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HDR Photography

HDR Photography

Written 7 years ago by Mark Evans

If you have seen these sorts of images on the internet or in magazines then you may have noticed that they have a certain look about them. Opinions are divided on whether this look is good or bad, and in my opinion, I quite like the look, as long as its not over the top. But like it or not, it provides photographers with a new alternative for creatively displaying images.

HDR (High Dynamic Range) images have been around for a while, but have seen a surge in popularity in the last few years, due in part to the increased availability of HDR imaging software like Photomatix. These types of software go some way to taking the pain out of the creation process, by aligning and combining images, leaving the photographer to tweak various settings to achieve the desired result. But before you start tweaking, you’ll need some images to play with:

Series of images created from one image in Photoshop, final tone mapped HDR image at the end.

An Introduction to HDR

Images taken with most cameras today can only capture a limited range of brightness without under-exposing or over-exposing the image. HDR imaging looks to increase this range by combining the dynamic range (brightness values from shadows to highlights) from a series of images of the same scene into one HDR image. You’ll probably find that the best candidate for an HDR image will contain a large dynamic range ie shadows and highlights, and a scene with a similar spread of brightness i.e. all shadows, or all highlights, will tend not to work so well as an HDR image.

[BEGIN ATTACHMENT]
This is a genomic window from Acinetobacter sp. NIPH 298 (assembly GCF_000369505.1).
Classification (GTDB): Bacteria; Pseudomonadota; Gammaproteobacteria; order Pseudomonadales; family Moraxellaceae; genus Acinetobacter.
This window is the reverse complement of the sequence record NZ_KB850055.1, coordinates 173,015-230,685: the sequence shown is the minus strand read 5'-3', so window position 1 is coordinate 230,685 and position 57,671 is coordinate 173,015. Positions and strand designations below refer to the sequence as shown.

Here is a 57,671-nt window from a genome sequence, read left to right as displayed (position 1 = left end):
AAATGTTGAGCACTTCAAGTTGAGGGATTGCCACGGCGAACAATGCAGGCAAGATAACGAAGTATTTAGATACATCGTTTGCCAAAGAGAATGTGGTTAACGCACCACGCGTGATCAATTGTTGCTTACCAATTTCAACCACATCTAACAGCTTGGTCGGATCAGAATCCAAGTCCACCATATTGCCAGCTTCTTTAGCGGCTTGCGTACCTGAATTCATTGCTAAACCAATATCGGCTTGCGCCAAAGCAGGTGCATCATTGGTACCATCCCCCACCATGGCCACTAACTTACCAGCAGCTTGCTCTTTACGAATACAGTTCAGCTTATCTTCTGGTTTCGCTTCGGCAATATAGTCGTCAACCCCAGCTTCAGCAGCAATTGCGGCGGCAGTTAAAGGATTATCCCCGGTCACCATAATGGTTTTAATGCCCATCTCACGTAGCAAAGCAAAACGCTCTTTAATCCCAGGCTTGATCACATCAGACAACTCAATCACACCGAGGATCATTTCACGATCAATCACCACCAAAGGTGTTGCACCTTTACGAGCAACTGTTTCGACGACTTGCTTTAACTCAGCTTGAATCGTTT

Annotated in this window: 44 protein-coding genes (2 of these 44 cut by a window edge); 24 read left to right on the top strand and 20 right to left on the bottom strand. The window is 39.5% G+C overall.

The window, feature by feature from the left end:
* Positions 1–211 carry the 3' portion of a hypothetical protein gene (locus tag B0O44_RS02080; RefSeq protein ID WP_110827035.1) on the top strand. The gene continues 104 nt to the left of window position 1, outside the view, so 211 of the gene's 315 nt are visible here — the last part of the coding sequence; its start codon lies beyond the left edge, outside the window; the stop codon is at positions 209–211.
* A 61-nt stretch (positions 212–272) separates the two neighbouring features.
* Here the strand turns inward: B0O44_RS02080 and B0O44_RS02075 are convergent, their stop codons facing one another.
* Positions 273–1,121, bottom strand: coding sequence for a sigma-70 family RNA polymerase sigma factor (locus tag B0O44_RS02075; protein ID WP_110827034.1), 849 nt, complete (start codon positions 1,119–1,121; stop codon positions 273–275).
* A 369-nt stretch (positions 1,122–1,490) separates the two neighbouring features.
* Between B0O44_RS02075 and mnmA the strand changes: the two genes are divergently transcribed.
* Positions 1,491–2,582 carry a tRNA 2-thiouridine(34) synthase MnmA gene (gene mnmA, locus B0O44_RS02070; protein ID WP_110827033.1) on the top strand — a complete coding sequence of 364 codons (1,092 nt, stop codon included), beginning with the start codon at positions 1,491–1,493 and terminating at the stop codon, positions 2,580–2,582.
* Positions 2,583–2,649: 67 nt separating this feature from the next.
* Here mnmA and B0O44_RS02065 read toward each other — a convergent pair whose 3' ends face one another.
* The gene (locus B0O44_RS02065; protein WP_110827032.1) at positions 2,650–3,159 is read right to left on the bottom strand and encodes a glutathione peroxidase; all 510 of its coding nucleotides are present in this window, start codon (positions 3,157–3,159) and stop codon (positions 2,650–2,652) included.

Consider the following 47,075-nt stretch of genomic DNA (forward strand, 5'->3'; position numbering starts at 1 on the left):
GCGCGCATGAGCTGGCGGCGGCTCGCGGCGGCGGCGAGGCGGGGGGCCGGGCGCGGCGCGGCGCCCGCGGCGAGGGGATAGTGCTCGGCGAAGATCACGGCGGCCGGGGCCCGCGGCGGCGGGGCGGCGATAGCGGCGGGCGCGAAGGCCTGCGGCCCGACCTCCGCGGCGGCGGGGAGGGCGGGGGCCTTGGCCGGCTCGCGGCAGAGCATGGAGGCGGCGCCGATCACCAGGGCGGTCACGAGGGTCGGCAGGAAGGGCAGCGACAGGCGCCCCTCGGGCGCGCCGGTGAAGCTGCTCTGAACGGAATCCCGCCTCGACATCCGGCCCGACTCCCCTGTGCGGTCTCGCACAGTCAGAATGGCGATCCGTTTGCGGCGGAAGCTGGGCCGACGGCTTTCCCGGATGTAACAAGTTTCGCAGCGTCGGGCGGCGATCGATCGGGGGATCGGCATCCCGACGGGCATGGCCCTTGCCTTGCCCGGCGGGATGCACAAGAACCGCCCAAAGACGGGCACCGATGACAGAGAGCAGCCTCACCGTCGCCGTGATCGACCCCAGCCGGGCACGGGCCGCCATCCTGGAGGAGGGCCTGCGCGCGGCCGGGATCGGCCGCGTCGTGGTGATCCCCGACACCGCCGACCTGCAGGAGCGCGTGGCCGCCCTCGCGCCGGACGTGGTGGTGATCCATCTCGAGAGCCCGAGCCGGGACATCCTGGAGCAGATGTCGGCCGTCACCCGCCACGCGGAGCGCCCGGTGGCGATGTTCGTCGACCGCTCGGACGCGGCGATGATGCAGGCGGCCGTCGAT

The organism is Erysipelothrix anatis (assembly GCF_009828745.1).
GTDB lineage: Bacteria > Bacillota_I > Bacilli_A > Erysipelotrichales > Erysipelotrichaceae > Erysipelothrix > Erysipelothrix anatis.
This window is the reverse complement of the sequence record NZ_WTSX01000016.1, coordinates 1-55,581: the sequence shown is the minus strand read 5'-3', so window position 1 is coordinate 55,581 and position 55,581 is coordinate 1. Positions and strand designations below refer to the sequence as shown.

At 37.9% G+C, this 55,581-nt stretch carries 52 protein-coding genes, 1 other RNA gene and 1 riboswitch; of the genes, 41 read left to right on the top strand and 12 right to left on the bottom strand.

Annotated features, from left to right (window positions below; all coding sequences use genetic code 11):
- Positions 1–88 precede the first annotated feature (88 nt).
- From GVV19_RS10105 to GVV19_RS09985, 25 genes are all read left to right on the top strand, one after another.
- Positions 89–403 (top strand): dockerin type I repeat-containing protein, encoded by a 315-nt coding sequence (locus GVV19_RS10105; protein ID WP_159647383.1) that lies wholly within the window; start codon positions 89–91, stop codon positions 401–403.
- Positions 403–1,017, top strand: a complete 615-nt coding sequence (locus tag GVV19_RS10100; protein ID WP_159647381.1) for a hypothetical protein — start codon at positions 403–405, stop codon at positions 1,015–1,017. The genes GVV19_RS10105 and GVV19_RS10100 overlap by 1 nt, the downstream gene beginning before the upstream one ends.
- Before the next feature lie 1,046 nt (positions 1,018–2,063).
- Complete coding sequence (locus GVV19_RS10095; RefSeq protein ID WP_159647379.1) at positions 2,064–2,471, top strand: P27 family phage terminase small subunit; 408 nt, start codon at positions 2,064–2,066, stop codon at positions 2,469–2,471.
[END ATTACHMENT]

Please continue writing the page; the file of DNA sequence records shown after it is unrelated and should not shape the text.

Creating Your Own HDR Photographs

When it comes to capturing a scene for an HDR image, you must first capture a series of images at different exposures to cover the dynamic range of the scene (exposures for shadows and highlights). Generally the easiest method is to take 3 images with an exposure bracket of 2 stops. i.e one image at -2 stops, one at correct exposure, and one at +2 stops. Most prosumer cameras have an exposure bracketing function, so set this to 2. To make it easier in the end, it is advisable to use a tripod to capture your images, this way you will avoid image alignment issues later on.

Just remember there are no hard and fast rules here, so go out and experiment, I have found I generally get better results when I use a series of 5 images using a 2 stop bracket, i.e -4, -2, 0, +2, +4. But thats not to say it is best for you, it will depend on the scene you want to capture. Try bracketing at 1 or 1.5 stops, mix things up a bit, see how you go. The important thing to remember is to try and cover the whole dynamic range of the scene, from the shadows to the highlights, so that your final HDR image has as much information in it as possible. Below I have tried combining 2 images, one with the correct exposure for the dark foreground and one with the correct exposure for the lighter background. This resulted in a fairly natural looking image, although more exposures would have resulted in a higher dynamic range image:

Two differently exposed images combined for final image with extended dynamic range.

Another way of getting your series of images is to use the ‘exposure’ function in photoshop. So if you only have a single image to work with, open it in photoshop or similar, change the exposure and save as differently exposed images. I find that generally I dont get as good results doing it this way because obviously you cant create more information from doing this, but some worthy results can be got, so worth a try none the less.

HDR Summary

  • Requires a series of images of the same scene at different exposures
  • Popularised by software such as Photomatix
  • Great for extending the Dynamic Range of an image by combining exposures

If you have had experience with HDR imaging and have some useful tips for other users, then please share them using the comment form below.

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Comments
Justin - YGG  7 years ago

You cannot argue with the results, simply stunning!

Mark  7 years ago

This is a great article!!! Nice Work!

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